At the local supermarket in Nakano, where our apartment was located, we bought rice, miso, tofu, fish, green onion, kombu, cabbage, and powdered dashi: most of the components of a basic Japanese meal. I made miso soup, rice, and grilled fish, and we ate our first meal in Tokyo with our dishes balanced on our knees and our eyes on the TV (where we had to make a difficult decision between Dr. Doolittle in English, or reality tv in Japanese), and enjoyed the calm of a dinner that felt refreshingly routine after months of traveling.

For our lunches, I made onigiri with a few budget filling picks like pre-seasoned curry chicken, canned tuna, and dinner leftovers. Onigiri are as easy, portable and durable as sandwiches. Pretty much all you need to know about onigiri can be found on the Just Bento Onigiri FAQ.

While my homemade onigiri are still always a little lopsided and lumpy, if you prefer a more tidy presentation, pre-made onigiri can be bought at any convenience store, or at dedicated onigiri counters, and while they aren't quite as cheap as making your own, they're a bargain compared to almost any other prepared lunch aside from instant ramen.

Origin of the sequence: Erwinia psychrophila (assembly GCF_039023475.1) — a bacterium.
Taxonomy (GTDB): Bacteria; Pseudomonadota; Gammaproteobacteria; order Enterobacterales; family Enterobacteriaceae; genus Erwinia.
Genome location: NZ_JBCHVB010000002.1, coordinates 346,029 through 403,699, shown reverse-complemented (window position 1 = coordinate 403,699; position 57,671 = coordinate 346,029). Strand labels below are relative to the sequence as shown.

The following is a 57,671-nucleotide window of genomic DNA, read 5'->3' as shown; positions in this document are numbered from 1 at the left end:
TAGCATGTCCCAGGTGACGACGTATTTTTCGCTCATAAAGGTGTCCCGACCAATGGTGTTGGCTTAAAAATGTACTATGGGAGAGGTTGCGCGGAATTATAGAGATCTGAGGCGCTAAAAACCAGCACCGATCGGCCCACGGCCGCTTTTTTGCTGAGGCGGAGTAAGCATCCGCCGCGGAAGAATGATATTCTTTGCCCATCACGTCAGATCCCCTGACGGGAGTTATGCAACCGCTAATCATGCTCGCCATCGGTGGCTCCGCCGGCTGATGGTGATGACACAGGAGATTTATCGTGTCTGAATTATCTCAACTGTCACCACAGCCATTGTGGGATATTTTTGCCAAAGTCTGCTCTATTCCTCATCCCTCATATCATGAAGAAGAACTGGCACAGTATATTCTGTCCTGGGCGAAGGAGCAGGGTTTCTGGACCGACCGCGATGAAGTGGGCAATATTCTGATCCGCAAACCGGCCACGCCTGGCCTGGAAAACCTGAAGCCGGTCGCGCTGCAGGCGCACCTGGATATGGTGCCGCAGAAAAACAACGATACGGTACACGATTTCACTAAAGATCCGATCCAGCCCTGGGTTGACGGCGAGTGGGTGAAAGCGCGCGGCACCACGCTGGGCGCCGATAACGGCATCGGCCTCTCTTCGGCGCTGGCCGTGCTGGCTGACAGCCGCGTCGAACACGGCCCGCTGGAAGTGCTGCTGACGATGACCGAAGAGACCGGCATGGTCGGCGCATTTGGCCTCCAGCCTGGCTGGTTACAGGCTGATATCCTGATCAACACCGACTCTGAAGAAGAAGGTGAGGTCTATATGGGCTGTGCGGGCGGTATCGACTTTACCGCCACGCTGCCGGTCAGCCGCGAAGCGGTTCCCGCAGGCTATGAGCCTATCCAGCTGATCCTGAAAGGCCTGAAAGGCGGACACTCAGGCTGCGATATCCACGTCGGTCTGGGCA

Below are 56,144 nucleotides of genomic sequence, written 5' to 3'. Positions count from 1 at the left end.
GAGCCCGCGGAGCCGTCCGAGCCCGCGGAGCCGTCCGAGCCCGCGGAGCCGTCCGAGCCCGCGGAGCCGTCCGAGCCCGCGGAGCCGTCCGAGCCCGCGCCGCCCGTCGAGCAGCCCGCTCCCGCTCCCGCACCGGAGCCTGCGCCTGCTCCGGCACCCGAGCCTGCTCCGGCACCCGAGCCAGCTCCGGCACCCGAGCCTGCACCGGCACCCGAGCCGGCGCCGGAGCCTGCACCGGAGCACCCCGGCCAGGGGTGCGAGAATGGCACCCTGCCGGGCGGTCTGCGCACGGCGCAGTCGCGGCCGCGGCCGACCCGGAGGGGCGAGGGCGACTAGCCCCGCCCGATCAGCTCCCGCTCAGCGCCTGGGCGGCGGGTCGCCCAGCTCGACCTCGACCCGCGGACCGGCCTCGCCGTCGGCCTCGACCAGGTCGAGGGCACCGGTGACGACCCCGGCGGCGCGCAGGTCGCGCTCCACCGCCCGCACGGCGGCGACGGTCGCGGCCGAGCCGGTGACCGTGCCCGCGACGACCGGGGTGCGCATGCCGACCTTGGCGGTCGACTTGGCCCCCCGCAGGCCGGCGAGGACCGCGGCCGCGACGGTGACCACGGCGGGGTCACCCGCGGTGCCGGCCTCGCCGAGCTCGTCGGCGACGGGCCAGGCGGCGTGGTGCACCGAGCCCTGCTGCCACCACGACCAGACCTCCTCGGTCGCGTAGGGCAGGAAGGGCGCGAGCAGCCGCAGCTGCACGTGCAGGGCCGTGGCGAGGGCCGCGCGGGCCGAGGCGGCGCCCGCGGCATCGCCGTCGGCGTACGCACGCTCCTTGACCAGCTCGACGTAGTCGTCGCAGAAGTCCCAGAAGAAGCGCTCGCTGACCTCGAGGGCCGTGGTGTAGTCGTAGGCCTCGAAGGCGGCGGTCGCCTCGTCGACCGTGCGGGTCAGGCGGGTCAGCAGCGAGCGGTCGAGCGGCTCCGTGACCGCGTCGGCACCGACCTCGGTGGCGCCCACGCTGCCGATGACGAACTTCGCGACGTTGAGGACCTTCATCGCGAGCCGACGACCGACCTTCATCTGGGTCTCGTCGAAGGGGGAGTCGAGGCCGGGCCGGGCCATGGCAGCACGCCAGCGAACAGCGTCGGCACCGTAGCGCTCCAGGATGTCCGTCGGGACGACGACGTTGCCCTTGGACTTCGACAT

For breakfasts, we ate the Japanese way as well, with leftover rice and miso soup most mornings. We definitely saved money by cooking in, which made us feel better about the few meals we did eat out at Tokyo prices, but it was also nice to feel a little bit like a local. With our apartment, we got to sleep in when we felt like it, cook what we wanted, and get to know a more residential neighborhood a little bit better.